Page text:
Tuesday, September 20, 2016

OARS Annual River Cleanup 2016

OARS: Poster listing sponsors.
Click on photos to enlarge.
The OARS 30th Annual River Cleanup took place on September 17, 2016. Teams of an estimated 200+ volunteers were assigned locations along the Assabet, Sudbury and Concord rivers. In Maynard, nearly 30 high school students were part of the effort, their presence organized by Maynard High School science teacher Rochelle Lerner.

At the post-event pizza celebration, dirtied and tired workers were joined by U.S. Congressional Representative Niki Tsongas and State Representative Kate Hogan, who had both been making a morning's effort to visit several of the day's river events. Tsongas and Hogan spoke to how efforts of organizations such as OARS (Organization for the Assabet, Sudbury and Concord Rivers) have made such a difference to our state's waterways. They also thanked the students for this year's service and charged them with the need to give something back to their community and country wherever their lives take them.

This appeared to be a watershed year (pun intended), as Maynard had more volunteers than trash to be removed from the river. Past years had yielded as many as 100 car and truck tires, plus bicycles, shopping carts, and tons of iron pipe, scrap metal, broken pottery, old carpets and miscellaneous junk. This year, only two tires, one bicycle, and an estimated total of less than one ton of glass, metal, plastic, broken furniture, etc. Not much in the way of newer stuff such as aluminum cans or plastic bottles. Clearly, less and less is being thrown into the river each year. Hurrah!   

Elmo (from Sesame Street), here posed kicking a soccer ball, was
salvaged from the river, as was hundreds of pounds of miscellaneous trash.
Each year the finds from the river include intact glass bottles with a bit of history. A Coca-Cola bottle, volume 6.5 ounces, with "LOWELL" inscribed on the bottom, was dated to the mid-1950s. In 2013 the find was an amber glass pint bottle embossed with the words CALDWELL'S RUM and the image of a three-masted sailing ship alongside a dock. The company had been started by Alexander Caldwell in 1790. Markings on the bottom signified that the bottle had been made for Caldwell's Rum in 1953 by the Anchor Hocking Glass Company. The oldest find to date is a one cup size bottle embossed with TURNER CENTRE SYSTEM, representing a dairy bottling and home delivery company active 100 years ago.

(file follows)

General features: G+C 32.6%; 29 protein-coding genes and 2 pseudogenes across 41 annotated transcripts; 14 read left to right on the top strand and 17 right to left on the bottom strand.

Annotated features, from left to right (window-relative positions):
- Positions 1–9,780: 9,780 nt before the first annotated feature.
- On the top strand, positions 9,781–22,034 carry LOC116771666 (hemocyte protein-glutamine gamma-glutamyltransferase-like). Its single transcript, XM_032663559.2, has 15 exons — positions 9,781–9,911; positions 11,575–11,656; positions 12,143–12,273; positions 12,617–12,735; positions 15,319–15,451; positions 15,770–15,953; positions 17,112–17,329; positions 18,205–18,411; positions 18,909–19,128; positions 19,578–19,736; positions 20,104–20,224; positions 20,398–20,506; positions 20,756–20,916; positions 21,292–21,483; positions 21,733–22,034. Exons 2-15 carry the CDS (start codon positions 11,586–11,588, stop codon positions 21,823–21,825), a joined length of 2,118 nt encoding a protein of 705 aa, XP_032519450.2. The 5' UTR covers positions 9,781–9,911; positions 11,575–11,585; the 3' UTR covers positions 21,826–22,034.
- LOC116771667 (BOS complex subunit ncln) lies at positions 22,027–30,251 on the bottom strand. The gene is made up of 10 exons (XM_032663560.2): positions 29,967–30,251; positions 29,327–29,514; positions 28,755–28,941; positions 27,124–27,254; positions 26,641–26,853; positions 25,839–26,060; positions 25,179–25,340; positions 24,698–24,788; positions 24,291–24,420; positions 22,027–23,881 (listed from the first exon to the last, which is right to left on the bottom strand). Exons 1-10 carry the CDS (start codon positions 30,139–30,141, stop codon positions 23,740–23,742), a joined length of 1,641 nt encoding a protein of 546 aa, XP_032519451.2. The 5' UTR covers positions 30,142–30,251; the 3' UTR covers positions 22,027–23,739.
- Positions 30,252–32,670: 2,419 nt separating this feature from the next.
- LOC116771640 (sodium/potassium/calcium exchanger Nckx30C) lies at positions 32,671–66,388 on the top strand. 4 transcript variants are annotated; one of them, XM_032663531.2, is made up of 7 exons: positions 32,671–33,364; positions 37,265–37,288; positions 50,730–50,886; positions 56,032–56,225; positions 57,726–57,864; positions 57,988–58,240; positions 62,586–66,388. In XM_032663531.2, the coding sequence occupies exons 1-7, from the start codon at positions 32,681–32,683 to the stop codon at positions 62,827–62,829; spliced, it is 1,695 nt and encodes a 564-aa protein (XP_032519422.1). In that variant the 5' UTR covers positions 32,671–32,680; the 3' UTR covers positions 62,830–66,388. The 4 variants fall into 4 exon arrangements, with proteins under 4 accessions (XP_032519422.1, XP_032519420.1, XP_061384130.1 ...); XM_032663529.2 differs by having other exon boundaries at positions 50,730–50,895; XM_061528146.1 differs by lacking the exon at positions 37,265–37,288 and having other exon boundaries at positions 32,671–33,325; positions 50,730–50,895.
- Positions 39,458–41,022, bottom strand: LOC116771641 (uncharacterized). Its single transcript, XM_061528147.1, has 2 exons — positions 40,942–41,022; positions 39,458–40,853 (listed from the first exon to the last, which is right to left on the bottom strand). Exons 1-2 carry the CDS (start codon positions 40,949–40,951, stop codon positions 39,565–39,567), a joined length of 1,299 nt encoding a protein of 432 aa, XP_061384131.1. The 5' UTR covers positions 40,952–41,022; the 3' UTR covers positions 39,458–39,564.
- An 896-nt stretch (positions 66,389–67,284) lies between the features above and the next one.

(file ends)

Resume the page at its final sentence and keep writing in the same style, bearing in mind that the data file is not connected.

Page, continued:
Trash collected by the students.
 This year's find was a plain glass bottle with NEW ENGLAND VINEGAR WORKS embossed on the bottom, no other markings. Turns out NEVW began its life in 1865 in Somerville as the Standard Vinegar Company. Arthur Rowse bought the company in 1900, changed the name to New England Vinegar Works in 1907, then moved it to Littleton in 1930 to be closer to Massachusetts' apple orchards. Some time around then or a bit before, he created the name Veryfine, after bringing in pasteurization equipment and going into the apple juice business.

Veryfine and its popular bottled water brand Fruit2O remained a family owned business until 2004, when it was sold to Kraft. As part of the deal, the Rowse family insisted that Kraft keep any of the 400 employees who wanted to stay. Approximately fifteen million dollar from the sale was used to pay bonuses to employees; those who had been there more than 20 years got a bonus equal to a full year's pay. Kraft sold Veryfine to Sunny Delight in 2007. Sunny Delight closed the Littleton facility at the end of 2015 while continuing to make the Veryfine and Fruit2O brands at other sites. The Veryfine label has a banner that reads "Since 1865." Let's just call that a stretch.

As to the means by which thousands upon thousands of glass bottles ended up in the stretch of the Assabet as it wended it way through Maynard, think bridges and backyards, and the opinion that anything disposed into the river went "away." This is not a new problem. From the 1913 Annual Report of the State Board of Health "The Assabet River has at various times been seriously polluted in different parts of its course, the most serious condition in recent years below Maynard where the river receives sewage and manufacturing waste from a very large woolen mill and a considerable quantity of sewage also from the town... the river continues to be objectionable in appearance and odor, especially below Maynard."

To learn more about our rivers, go to: www.oars3rivers.org

U.S. Congress Representative Niki Tsongas (right) and State Representative Kate Hogan (dark suit, 
left of center) pose with Maynard High School students. Kneeling is Alison Field-Juma, Executive Director 
of OARS (left) and Lisa Vernegaard, Executive Director of Sudbury Valley Trustees (right). Science teacher 
Rochelle Lerner is in green shirt, to left.

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